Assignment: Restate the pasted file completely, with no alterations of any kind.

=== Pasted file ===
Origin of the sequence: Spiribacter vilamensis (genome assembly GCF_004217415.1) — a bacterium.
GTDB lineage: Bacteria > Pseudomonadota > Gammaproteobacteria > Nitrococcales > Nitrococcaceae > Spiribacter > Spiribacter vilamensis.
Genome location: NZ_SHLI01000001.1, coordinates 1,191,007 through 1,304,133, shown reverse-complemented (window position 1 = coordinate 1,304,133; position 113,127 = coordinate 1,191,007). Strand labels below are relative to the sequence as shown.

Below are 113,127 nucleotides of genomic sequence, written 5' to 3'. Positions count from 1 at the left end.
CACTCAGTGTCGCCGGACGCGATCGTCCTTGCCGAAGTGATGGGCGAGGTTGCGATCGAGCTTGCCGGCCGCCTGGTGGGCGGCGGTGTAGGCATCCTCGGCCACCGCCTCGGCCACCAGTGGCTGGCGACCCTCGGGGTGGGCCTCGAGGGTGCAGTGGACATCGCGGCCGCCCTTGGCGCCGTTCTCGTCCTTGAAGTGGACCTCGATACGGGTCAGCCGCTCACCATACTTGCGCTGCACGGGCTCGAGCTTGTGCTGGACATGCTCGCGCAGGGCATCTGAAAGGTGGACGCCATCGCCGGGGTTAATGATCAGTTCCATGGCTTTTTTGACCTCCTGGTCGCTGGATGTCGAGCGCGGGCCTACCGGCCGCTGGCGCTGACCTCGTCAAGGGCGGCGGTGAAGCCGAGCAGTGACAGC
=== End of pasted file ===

Origin of the sequence: Spiribacter vilamensis (genome assembly GCF_004217415.1) — a bacterium.
GTDB lineage: Bacteria > Pseudomonadota > Gammaproteobacteria > Nitrococcales > Nitrococcaceae > Spiribacter > Spiribacter vilamensis.
Genome location: NZ_SHLI01000001.1, coordinates 1,191,007 through 1,304,133, shown reverse-complemented (window position 1 = coordinate 1,304,133; position 113,127 = coordinate 1,191,007). Strand labels below are relative to the sequence as shown.

Below are 113,127 nucleotides of genomic sequence, written 5' to 3'. Positions count from 1 at the left end.
CACTCAGTGTCGCCGGACGCGATCGTCCTTGCCGAAGTGATGGGCGAGGTTGCGATCGAGCTTGCCGGCCGCCTGGTGGGCGGCGGTGTAGGCATCCTCGGCCACCGCCTCGGCCACCAGTGGCTGGCGACCCTCGGGGTGGGCCTCGAGGGTGCAGTGGACATCGCGGCCGCCCTTGGCGCCGTTCTCGTCCTTGAAGTGGACCTCGATACGGGTCAGCCGCTCACCATACTTGCGCTGCACGGGCTCGAGCTTGTGCTGGACATGCTCGCGCAGGGCATCTGAAAGGTGGACGCCATCGCCGGGGTTAATGATCAGTTCCATGGCTTTTTTGACCTCCTGGTCGCTGGATGTCGAGCGCGGGCCTACCGGCCGCTGGCGCTGACCTCGTCAAGGGCGGCGGTGAAGCCGAGCAGTGACAGC